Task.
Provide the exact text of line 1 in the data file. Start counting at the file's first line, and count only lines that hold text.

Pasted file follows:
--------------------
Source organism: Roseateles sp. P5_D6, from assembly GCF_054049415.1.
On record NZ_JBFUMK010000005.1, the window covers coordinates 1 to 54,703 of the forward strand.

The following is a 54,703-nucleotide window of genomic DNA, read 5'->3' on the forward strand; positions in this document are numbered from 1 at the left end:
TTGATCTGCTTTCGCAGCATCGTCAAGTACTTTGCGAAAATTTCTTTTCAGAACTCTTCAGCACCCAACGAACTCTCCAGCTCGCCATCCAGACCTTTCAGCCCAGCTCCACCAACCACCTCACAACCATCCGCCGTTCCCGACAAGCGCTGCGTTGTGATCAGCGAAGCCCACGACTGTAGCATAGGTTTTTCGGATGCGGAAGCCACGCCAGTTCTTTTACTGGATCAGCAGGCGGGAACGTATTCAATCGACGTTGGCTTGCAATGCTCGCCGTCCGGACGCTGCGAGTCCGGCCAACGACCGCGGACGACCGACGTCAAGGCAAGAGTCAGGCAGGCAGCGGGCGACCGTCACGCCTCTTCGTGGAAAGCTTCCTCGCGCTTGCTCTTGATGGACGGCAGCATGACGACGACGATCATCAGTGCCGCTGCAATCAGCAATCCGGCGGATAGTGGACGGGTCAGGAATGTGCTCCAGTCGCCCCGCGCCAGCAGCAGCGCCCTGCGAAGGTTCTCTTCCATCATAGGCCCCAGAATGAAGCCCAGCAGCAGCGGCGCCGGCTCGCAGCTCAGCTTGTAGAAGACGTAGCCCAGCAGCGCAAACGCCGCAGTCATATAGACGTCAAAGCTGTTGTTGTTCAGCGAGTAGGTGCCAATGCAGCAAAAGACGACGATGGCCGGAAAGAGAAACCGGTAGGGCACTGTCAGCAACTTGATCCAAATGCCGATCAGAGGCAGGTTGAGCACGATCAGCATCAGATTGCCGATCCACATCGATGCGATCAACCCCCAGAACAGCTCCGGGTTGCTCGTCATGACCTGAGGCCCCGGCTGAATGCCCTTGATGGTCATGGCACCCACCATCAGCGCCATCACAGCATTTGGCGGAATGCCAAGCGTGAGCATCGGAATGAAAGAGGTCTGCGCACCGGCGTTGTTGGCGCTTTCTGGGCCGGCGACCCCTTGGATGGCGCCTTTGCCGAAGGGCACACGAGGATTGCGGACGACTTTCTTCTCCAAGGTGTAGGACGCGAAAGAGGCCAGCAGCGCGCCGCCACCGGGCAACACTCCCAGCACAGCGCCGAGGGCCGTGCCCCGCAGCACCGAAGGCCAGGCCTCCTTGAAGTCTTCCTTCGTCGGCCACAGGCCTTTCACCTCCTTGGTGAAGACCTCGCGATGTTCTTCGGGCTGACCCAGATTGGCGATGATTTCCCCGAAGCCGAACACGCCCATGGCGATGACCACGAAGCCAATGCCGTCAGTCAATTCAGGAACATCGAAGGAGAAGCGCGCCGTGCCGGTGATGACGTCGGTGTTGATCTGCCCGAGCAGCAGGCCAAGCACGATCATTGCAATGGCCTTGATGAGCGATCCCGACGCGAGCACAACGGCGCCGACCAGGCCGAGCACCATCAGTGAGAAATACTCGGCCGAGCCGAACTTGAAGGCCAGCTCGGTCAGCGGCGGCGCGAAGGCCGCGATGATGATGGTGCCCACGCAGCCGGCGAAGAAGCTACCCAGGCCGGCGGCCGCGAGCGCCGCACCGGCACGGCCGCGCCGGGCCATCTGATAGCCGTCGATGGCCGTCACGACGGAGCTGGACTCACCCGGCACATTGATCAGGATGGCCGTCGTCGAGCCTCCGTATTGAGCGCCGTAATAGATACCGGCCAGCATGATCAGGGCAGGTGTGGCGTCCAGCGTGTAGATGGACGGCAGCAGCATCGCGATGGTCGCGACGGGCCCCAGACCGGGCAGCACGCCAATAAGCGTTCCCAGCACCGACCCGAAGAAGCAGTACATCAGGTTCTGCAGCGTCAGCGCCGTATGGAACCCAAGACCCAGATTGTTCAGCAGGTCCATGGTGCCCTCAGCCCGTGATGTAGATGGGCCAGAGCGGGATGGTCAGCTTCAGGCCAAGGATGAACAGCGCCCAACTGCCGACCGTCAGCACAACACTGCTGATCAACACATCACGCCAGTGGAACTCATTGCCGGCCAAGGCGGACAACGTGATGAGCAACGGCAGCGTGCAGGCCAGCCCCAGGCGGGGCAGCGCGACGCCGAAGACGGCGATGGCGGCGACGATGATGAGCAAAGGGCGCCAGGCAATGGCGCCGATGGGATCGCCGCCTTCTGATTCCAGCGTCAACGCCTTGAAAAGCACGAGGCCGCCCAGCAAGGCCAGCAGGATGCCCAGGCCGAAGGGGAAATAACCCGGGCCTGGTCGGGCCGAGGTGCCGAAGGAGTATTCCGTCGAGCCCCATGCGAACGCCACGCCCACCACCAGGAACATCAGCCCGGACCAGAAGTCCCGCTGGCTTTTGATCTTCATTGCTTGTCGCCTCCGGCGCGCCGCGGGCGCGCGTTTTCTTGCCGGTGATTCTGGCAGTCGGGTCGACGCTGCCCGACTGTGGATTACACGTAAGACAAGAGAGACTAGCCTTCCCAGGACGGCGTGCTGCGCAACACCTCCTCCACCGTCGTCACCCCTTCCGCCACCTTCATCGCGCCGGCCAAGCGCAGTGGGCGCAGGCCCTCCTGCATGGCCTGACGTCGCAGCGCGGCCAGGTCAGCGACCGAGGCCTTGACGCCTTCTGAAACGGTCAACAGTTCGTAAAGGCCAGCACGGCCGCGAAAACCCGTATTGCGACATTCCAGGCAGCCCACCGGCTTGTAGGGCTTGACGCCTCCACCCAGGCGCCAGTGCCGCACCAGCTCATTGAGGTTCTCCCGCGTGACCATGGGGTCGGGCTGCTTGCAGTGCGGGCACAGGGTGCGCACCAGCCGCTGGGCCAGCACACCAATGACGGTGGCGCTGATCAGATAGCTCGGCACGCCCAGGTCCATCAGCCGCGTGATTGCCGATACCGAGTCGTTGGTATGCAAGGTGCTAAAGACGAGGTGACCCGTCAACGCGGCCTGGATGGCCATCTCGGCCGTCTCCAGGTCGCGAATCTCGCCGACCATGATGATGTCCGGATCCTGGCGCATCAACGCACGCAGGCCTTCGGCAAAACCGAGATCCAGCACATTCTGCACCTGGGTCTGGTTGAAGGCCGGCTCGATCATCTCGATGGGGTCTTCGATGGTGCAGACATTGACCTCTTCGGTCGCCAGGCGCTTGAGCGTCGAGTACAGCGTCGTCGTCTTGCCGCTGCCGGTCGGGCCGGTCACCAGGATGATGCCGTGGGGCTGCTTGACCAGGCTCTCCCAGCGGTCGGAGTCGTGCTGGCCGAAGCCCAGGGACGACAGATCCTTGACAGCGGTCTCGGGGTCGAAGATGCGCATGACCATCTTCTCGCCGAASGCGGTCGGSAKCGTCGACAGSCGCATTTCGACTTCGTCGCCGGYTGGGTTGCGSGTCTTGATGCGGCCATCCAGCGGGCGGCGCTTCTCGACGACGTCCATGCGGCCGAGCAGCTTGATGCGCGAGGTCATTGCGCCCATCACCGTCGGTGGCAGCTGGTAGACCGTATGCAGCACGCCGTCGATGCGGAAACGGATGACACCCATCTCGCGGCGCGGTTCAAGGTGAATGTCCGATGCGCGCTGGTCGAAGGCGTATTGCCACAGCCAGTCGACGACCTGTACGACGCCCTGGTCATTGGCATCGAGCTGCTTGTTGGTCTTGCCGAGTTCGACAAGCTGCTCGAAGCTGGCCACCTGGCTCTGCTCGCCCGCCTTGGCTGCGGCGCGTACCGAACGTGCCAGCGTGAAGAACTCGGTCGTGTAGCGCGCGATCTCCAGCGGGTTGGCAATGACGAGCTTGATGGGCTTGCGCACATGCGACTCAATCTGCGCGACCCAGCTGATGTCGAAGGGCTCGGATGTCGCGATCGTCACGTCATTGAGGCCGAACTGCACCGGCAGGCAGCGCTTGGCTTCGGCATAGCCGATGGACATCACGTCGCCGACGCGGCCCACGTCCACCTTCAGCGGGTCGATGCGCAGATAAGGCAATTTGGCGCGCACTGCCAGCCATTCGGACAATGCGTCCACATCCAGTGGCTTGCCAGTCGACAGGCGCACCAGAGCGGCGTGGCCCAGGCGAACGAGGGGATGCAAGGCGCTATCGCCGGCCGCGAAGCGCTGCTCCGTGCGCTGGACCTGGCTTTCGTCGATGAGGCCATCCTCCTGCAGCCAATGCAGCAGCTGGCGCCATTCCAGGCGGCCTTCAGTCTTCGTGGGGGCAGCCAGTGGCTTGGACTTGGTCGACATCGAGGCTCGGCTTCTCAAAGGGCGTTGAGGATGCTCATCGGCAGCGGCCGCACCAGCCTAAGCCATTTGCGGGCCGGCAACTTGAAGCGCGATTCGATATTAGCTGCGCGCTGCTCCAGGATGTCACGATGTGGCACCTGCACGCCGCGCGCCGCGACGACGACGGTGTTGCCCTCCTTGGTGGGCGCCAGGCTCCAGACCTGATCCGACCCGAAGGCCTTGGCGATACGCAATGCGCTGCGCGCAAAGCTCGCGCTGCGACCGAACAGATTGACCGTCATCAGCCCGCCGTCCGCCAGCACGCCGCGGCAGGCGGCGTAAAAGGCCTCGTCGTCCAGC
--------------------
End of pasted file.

Source organism: Roseateles sp. P5_D6, from assembly GCF_054049415.1.